Archive for Thursday, July 24, 2003

Cork & Barrel stores may close

Business owners charged with 13 counts of violating state liquor laws

July 24, 2003


State regulators are seeking to close two of the largest liquor stores in Lawrence and impose fines of about $120,000 against their owners.

Investigators with the Kansas Department of Revenue's division of Alcoholic Beverage Control have filed 13 separate charges against the owners of the Cork & Barrel liquor stores at 901 Miss. and 2000 W. 23rd St.

The charges include a laundry list of violations of state liquor law, but primarily stem from a December 2002 investigation that forced the temporary closure of Parkway Liquors, 3514 Clinton Parkway.

Pete Bodyk, an ABC operations officer, said the division believed Cork & Barrel's two owners, Dan Blomgren and his wife, Jill, had an illegal ownership interest in Parkway Liquors during parts of 2001 and 2002. State law allows an individual to own only one liquor store or a husband and wife to own two.

"We believe they had a hidden ownership in the store," Bodyk said. "We believe they were the real owners, not the person who had the license."

Dan Blomgren declined comment Wednesday on the charges.

Parkway Liquors has since been sold, and the allegations do not involve the current owners.

The department is seeking to revoke the liquor licenses of both Dan and Jill Blomgren and permanently bar them from operating a liquor store in the state. Bodyk said the ban also would extend to most other states, since a majority of states won't issue a liquor license to someone who has had a license revoked in another state.

Bodyk said ABC officials also were seeking to levy $105,000 in fines against the 23rd Street store and $18,000 against the Mississippi Street store.

Store manager Larry Johnson, Lawrence, stocks wine at Cork &
Barrel, 901 Miss. The owners of both Cork & Barrel stores, Dan
and Jill Blomgren, face 13 counts of violating the state's liquor

Store manager Larry Johnson, Lawrence, stocks wine at Cork & Barrel, 901 Miss. The owners of both Cork & Barrel stores, Dan and Jill Blomgren, face 13 counts of violating the state's liquor laws.

"These are very serious allegations," Bodyk said. "Anything around what we consider a hidden ownership are some of the more severe violations in the department's view."

The Blomgrens will have a chance to contest the allegations at an administrative hearing before the director of the ABC. A date for the hearing has not been set. The Blomgrens also could appeal the director's ruling to district court.

Prior investigation

Bodyk declined to comment on the specific evidence gathered in the case.

But in a January interview with the Journal-World, Dan Blomgren confirmed that he was involved in the operations of Parkway Liquors. Blomgren owned Parkway Liquors before he decided to open his current store at Ninth and Mississippi streets. He said he sold Parkway Liquors to a good friend, Topeka resident Kerry Zimmerman.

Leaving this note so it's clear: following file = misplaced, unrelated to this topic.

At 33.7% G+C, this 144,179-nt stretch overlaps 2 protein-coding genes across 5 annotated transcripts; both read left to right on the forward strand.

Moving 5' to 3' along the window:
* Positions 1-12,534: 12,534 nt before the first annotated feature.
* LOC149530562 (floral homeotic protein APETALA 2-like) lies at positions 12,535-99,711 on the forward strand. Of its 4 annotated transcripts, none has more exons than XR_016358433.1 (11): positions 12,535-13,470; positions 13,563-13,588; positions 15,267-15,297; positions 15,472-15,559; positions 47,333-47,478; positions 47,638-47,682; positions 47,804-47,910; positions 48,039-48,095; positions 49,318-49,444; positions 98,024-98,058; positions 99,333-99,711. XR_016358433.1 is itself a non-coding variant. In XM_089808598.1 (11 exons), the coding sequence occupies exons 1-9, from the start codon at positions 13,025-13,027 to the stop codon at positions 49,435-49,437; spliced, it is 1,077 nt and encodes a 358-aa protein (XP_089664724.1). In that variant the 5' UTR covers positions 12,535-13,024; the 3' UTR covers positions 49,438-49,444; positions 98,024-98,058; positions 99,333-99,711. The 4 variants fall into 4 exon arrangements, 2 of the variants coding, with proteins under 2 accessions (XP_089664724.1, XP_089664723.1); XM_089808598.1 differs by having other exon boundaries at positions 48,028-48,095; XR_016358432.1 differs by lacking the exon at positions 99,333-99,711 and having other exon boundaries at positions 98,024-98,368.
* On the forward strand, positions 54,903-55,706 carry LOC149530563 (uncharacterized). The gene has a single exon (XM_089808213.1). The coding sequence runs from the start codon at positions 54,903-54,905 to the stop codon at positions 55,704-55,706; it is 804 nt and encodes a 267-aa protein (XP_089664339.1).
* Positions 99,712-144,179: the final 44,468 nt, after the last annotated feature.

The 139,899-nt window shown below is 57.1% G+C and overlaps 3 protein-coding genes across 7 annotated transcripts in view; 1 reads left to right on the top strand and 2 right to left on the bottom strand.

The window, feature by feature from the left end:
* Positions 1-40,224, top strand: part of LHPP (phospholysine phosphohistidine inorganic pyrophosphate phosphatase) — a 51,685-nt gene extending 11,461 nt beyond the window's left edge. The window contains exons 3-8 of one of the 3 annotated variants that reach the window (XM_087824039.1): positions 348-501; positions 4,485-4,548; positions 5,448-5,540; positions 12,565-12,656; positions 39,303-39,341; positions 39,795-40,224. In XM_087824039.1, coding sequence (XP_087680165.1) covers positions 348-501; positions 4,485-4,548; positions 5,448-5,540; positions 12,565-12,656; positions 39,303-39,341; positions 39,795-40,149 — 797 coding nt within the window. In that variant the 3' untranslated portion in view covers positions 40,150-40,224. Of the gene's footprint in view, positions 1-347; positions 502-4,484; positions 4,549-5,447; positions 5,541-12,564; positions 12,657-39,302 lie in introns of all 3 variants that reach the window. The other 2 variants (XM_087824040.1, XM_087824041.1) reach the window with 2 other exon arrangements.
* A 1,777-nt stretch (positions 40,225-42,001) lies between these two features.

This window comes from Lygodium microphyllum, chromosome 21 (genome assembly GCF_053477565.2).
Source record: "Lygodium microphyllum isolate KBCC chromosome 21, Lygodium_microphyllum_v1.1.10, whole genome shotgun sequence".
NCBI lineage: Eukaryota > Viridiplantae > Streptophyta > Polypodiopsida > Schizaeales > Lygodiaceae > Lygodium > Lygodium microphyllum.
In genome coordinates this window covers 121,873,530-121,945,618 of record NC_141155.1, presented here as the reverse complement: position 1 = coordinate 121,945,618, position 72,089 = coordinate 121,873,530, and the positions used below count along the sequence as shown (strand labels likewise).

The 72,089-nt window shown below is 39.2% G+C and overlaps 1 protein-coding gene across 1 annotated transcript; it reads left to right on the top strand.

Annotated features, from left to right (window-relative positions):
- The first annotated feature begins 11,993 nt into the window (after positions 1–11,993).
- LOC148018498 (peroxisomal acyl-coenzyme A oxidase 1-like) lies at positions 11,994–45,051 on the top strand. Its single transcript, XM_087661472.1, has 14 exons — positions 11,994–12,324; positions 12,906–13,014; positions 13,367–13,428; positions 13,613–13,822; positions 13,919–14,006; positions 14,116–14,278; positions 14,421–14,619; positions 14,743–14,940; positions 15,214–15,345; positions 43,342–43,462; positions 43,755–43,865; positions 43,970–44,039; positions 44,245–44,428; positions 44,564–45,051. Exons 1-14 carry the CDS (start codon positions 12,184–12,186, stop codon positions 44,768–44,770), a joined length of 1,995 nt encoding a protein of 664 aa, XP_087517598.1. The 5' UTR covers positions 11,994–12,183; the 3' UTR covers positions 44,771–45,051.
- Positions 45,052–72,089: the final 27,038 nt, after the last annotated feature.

But Blomgren said Zimmerman had no real desire to run the day-to-day operations of the liquor store, so Blomgren negotiated a "management agreement," whereby Blomgren would run the store for a flat monthly fee.

The agreement ended in December after ABC officials began questioning Zimmerman and he voluntarily surrendered his liquor license.

Blomgren, in January, contended that the management agreement was legal.

"The law doesn't say one thing about prohibiting these management agreements," Blomgren said at the time. "They've never come close to proving anything illegal has been done."

The single-license limitation has been a part of state law since 1949 as a way to prevent corporate ownership of liquor stores and to ensure that an individual is accountable for any violations at a store.

Other charges

The two Cork & Barrel stores are accused of several other violations unrelated to the ownership issues. Those alleged violations include:

  • Operating an illegal catering business. The ABC alleges that the Blomgrens operated a catering business that served alcoholic beverages. Generally, liquor store owners cannot own another business that sells or serves liquor.
  • Selling liquor on credit. The department alleges Cork & Barrel allowed customers, like bars and restaurants, to take possession of liquor before they paid for it, which is a violation of state regulations.
  • Sold from their 23rd Street store items other than alcohol, such as soda, glasses and bartending supplies. Liquor stores, by law, are allowed to sell only liquor and lottery tickets.
  • Allowed customers to return liquor for store credit.
  • Delivered liquor to nonapproved locations. Liquor stores are allowed to deliver to wholesale customers, like bars and restaurants, but generally are not allowed to deliver to other locations. Bodyk declined to say where Cork & Barrel allegedly made deliveries.
  • Sold liquor for resale to a group that didn't have a license to resell liquor. Specifically, the department alleged Cork & Barrel sold liquor to a wine and cheese club that was not licensed to resell.

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